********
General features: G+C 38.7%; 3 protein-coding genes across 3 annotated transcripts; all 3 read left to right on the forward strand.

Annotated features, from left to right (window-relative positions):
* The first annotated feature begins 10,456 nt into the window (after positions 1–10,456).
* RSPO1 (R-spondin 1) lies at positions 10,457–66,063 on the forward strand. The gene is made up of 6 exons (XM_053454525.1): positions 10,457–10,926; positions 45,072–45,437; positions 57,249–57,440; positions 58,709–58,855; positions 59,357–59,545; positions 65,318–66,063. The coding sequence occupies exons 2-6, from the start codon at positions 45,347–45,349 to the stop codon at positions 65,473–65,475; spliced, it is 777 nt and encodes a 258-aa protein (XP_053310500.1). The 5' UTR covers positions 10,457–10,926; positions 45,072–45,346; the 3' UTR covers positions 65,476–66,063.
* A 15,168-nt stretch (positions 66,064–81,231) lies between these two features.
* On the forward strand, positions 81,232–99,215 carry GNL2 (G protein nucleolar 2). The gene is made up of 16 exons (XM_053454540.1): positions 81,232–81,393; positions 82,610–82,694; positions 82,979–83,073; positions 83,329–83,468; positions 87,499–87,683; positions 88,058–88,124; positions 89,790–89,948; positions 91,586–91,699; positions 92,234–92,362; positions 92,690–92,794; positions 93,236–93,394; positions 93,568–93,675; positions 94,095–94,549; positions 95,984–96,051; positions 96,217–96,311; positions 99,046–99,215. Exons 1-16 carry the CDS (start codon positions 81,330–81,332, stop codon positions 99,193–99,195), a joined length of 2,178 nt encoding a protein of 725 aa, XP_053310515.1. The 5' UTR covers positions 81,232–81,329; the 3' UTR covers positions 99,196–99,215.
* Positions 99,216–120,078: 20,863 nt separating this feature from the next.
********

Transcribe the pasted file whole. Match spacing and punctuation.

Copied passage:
General features: G+C 38.7%; 3 protein-coding genes across 3 annotated transcripts; all 3 read left to right on the forward strand.

Annotated features, from left to right (window-relative positions):
* The first annotated feature begins 10,456 nt into the window (after positions 1–10,456).
* RSPO1 (R-spondin 1) lies at positions 10,457–66,063 on the forward strand. The gene is made up of 6 exons (XM_053454525.1): positions 10,457–10,926; positions 45,072–45,437; positions 57,249–57,440; positions 58,709–58,855; positions 59,357–59,545; positions 65,318–66,063. The coding sequence occupies exons 2-6, from the start codon at positions 45,347–45,349 to the stop codon at positions 65,473–65,475; spliced, it is 777 nt and encodes a 258-aa protein (XP_053310500.1). The 5' UTR covers positions 10,457–10,926; positions 45,072–45,346; the 3' UTR covers positions 65,476–66,063.
* A 15,168-nt stretch (positions 66,064–81,231) lies between these two features.
* On the forward strand, positions 81,232–99,215 carry GNL2 (G protein nucleolar 2). The gene is made up of 16 exons (XM_053454540.1): positions 81,232–81,393; positions 82,610–82,694; positions 82,979–83,073; positions 83,329–83,468; positions 87,499–87,683; positions 88,058–88,124; positions 89,790–89,948; positions 91,586–91,699; positions 92,234–92,362; positions 92,690–92,794; positions 93,236–93,394; positions 93,568–93,675; positions 94,095–94,549; positions 95,984–96,051; positions 96,217–96,311; positions 99,046–99,215. Exons 1-16 carry the CDS (start codon positions 81,330–81,332, stop codon positions 99,193–99,195), a joined length of 2,178 nt encoding a protein of 725 aa, XP_053310515.1. The 5' UTR covers positions 81,232–81,329; the 3' UTR covers positions 99,196–99,215.
* Positions 99,216–120,078: 20,863 nt separating this feature from the next.